Author(s): Turkle, Sherry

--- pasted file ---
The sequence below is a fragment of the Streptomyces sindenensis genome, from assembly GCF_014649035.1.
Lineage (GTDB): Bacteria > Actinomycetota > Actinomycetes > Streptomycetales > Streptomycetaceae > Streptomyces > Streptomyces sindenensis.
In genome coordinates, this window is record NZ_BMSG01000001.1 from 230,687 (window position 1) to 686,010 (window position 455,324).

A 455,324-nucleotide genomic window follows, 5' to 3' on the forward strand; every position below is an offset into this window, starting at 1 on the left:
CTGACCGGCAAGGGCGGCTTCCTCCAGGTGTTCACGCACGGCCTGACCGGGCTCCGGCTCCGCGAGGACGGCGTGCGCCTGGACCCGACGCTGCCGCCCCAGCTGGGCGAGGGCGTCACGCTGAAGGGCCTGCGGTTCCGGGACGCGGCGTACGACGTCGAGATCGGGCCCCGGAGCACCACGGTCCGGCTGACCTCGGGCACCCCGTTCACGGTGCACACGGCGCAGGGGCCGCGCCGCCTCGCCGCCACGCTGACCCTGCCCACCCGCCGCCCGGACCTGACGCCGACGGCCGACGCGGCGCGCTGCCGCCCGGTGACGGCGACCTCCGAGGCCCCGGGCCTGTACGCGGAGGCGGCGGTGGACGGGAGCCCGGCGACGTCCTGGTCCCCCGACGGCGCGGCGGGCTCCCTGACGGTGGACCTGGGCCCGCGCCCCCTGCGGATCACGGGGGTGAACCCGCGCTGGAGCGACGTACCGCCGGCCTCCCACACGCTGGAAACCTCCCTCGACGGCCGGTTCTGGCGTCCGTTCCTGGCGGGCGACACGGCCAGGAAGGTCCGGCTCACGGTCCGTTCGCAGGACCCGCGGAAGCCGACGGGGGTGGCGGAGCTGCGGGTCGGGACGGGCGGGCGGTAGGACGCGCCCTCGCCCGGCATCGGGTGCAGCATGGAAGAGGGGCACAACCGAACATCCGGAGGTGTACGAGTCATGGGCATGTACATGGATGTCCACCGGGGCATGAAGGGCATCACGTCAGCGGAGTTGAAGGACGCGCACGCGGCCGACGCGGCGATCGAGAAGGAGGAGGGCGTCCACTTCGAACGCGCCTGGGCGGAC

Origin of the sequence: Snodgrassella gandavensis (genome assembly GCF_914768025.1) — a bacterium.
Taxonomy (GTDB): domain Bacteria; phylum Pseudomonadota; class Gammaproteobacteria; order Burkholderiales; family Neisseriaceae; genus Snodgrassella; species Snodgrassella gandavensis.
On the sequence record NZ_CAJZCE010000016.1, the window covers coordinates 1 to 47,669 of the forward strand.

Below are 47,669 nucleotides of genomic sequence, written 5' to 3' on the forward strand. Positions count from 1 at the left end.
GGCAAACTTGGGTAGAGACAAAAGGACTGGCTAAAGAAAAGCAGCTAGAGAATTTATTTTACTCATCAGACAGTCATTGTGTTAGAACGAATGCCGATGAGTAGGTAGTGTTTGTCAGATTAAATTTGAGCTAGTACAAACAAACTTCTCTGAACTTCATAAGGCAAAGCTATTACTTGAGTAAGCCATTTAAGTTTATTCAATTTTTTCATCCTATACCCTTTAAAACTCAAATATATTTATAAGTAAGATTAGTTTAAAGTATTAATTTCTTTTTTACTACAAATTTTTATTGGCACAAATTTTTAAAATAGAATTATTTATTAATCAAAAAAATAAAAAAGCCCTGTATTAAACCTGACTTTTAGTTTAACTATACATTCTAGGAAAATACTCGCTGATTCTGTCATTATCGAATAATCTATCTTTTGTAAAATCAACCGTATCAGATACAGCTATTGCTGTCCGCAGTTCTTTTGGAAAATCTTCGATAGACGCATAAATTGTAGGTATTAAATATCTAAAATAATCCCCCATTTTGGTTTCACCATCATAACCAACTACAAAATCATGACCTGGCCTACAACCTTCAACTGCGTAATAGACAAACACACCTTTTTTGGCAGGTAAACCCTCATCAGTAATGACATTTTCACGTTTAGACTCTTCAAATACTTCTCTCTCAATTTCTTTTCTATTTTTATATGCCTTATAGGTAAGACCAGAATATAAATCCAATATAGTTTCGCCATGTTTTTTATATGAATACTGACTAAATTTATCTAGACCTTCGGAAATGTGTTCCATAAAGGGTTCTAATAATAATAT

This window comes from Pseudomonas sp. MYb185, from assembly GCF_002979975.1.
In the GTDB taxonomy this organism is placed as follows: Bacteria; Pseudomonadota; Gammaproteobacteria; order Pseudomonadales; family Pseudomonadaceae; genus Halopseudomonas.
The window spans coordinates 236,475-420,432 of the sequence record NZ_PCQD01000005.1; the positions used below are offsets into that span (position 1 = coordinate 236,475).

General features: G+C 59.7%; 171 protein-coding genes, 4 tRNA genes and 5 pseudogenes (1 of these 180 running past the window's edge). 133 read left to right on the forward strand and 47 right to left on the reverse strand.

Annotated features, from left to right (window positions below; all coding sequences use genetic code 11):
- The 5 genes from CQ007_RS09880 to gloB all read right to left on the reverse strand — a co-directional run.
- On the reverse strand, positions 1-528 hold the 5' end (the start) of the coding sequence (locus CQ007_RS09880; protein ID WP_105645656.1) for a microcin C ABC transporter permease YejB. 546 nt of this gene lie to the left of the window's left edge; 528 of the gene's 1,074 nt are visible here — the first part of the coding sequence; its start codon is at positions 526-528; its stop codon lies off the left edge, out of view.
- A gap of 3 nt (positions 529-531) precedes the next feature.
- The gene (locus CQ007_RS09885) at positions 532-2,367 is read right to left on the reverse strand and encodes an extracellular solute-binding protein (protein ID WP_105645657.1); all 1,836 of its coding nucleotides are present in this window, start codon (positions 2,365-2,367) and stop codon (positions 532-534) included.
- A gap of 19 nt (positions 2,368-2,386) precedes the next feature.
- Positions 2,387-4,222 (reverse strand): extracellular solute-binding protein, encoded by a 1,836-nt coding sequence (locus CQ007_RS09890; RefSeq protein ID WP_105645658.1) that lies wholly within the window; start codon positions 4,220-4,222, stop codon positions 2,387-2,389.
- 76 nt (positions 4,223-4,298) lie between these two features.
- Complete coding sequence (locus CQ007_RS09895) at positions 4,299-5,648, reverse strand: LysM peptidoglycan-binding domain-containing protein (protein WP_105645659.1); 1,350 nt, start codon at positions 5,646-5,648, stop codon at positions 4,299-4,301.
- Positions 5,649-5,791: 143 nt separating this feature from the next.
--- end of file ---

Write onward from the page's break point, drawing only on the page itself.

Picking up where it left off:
Autobiographical essays, framed by two interpretive essays by the editor, describe the power of an object to evoke emotion and provoke thought: reflections on a cello, a laptop computer, a 1964 Ford Falcon, an apple, a mummy in a museum, and other "things-to-think-with." For Sherry Turkle, "We think with the objects we love; we love the objects we think with." In "Evocative Objects", Turkle collects writings by scientists, humanists, artists, and designers that trace the power of everyday things. These essays reveal objects as emotional and intellectual companions that anchor memory, sustain relationships, and provoke new ideas. These days, scholars show new interest in the importance of the concrete. This volume's special contribution is its focus on everyday riches: the simplest of objects - an apple, a datebook, a laptop computer - are shown to bring philosophy down to earth. The poet contends, "No ideas but in things." The notion of evocative objects goes further: objects carry both ideas and passions. In our relations to things, thought and feeling are inseparable.